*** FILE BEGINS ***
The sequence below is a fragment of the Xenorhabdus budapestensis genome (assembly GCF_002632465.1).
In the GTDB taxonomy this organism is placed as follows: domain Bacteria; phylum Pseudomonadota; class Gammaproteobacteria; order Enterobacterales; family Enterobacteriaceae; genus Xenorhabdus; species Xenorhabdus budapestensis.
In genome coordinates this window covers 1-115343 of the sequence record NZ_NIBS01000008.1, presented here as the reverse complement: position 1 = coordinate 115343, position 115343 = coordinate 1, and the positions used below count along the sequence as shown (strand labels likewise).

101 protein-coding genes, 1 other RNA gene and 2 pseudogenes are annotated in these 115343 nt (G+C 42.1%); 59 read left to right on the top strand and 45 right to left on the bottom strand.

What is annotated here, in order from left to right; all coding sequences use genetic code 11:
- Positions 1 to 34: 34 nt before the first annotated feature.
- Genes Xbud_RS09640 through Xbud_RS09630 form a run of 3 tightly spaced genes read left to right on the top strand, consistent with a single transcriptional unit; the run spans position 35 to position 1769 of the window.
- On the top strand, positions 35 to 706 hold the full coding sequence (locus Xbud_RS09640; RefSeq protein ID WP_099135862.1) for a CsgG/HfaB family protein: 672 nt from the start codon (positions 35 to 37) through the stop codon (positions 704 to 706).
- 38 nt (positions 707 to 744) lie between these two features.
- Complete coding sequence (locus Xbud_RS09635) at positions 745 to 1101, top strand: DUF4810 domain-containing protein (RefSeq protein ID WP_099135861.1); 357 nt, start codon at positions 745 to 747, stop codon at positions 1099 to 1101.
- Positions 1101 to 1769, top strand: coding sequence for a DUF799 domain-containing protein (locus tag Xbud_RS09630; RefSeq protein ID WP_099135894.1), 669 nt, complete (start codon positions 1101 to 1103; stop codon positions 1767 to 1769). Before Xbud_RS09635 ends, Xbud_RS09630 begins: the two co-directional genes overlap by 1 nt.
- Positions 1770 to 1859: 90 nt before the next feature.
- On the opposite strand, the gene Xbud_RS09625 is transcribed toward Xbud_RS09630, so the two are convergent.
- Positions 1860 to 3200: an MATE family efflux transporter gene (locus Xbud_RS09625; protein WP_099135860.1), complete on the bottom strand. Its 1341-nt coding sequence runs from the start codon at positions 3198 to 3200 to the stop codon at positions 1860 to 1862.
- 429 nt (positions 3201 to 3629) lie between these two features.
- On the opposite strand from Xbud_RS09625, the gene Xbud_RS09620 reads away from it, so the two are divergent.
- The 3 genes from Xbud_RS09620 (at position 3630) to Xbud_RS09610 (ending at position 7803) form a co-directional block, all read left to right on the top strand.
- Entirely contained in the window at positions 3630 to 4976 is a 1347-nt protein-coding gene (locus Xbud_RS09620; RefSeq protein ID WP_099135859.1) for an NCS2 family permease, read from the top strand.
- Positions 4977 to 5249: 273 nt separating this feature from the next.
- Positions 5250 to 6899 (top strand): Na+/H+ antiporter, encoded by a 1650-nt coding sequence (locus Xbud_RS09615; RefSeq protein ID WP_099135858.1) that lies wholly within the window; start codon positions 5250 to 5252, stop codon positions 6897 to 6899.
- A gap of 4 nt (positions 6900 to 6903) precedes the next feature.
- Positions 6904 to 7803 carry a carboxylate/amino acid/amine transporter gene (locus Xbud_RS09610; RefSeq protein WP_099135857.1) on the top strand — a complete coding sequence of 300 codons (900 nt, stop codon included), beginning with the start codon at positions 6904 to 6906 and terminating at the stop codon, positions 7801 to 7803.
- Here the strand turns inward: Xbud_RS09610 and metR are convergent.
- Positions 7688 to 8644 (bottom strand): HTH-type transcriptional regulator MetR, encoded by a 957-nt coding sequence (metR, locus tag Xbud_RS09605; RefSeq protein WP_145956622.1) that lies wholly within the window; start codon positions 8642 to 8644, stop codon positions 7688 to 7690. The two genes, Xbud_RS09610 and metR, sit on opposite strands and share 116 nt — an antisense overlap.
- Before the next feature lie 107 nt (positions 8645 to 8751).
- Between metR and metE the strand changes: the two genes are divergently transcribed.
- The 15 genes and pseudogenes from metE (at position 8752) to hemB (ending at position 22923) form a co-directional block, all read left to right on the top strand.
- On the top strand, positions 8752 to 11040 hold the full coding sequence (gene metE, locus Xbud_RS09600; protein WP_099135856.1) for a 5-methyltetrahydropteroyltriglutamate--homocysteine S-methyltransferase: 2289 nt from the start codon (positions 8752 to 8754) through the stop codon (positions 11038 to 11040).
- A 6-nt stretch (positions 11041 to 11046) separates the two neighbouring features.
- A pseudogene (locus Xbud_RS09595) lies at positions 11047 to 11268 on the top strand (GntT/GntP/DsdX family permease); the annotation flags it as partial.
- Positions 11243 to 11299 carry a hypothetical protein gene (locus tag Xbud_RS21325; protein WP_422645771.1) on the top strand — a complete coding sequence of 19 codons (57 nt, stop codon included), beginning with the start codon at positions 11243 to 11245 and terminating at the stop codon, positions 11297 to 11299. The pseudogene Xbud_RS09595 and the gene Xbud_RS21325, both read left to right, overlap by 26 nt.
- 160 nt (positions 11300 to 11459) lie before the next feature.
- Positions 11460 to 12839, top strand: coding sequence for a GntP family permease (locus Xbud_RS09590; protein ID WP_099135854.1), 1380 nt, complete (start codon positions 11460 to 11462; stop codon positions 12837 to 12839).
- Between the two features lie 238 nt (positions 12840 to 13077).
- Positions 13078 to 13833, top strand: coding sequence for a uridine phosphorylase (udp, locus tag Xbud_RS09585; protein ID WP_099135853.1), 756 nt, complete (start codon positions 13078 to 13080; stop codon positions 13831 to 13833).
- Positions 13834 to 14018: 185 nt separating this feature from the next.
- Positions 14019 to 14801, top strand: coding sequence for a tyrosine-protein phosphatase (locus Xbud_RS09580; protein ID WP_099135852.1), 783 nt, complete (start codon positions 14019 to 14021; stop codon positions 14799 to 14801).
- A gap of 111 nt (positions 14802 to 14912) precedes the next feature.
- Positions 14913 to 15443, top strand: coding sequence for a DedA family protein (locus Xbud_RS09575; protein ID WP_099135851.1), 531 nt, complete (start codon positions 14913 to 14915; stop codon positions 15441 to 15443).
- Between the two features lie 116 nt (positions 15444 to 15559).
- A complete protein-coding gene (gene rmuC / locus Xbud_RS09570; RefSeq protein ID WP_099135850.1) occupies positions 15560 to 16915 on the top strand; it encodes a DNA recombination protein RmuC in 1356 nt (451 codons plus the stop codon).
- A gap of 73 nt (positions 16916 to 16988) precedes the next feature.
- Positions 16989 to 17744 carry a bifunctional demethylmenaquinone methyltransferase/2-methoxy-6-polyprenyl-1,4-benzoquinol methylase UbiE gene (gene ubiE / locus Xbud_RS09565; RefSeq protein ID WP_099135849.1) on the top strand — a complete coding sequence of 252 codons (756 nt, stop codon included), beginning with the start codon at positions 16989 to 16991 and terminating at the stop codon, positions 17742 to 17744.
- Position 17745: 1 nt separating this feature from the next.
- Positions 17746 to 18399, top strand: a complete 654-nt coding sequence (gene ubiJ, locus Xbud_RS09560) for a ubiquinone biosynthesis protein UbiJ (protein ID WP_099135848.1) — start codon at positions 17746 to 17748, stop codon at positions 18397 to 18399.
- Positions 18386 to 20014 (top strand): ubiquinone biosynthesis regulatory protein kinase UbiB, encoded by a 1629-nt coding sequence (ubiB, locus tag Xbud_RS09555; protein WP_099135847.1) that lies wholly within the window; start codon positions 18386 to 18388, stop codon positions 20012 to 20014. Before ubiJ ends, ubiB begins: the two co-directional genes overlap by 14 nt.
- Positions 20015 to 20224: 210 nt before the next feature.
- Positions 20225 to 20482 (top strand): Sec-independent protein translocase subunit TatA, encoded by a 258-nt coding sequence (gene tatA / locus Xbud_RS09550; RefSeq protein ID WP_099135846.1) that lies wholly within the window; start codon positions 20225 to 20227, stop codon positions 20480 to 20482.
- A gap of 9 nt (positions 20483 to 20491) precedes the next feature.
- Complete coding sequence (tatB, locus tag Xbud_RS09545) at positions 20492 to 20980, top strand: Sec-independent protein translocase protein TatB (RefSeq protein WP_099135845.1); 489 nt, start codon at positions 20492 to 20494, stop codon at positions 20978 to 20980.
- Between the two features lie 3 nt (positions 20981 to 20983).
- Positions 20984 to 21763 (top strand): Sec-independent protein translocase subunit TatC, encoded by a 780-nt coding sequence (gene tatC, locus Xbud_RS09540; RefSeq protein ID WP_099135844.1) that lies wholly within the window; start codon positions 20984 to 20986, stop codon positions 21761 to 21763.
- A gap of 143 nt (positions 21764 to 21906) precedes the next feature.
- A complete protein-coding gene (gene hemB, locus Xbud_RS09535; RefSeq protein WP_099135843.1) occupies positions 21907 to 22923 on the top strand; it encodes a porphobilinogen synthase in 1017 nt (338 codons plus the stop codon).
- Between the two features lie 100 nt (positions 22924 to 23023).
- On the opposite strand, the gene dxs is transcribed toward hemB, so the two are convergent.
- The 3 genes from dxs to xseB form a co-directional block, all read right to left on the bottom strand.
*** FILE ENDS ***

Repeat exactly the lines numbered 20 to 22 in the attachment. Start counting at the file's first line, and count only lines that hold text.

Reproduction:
- Positions 5250 to 6899 (top strand): Na+/H+ antiporter, encoded by a 1650-nt coding sequence (locus Xbud_RS09615; RefSeq protein ID WP_099135858.1) that lies wholly within the window; start codon positions 5250 to 5252, stop codon positions 6897 to 6899.
- A gap of 4 nt (positions 6900 to 6903) precedes the next feature.
- Positions 6904 to 7803 carry a carboxylate/amino acid/amine transporter gene (locus Xbud_RS09610; RefSeq protein WP_099135857.1) on the top strand — a complete coding sequence of 300 codons (900 nt, stop codon included), beginning with the start codon at positions 6904 to 6906 and terminating at the stop codon, positions 7801 to 7803.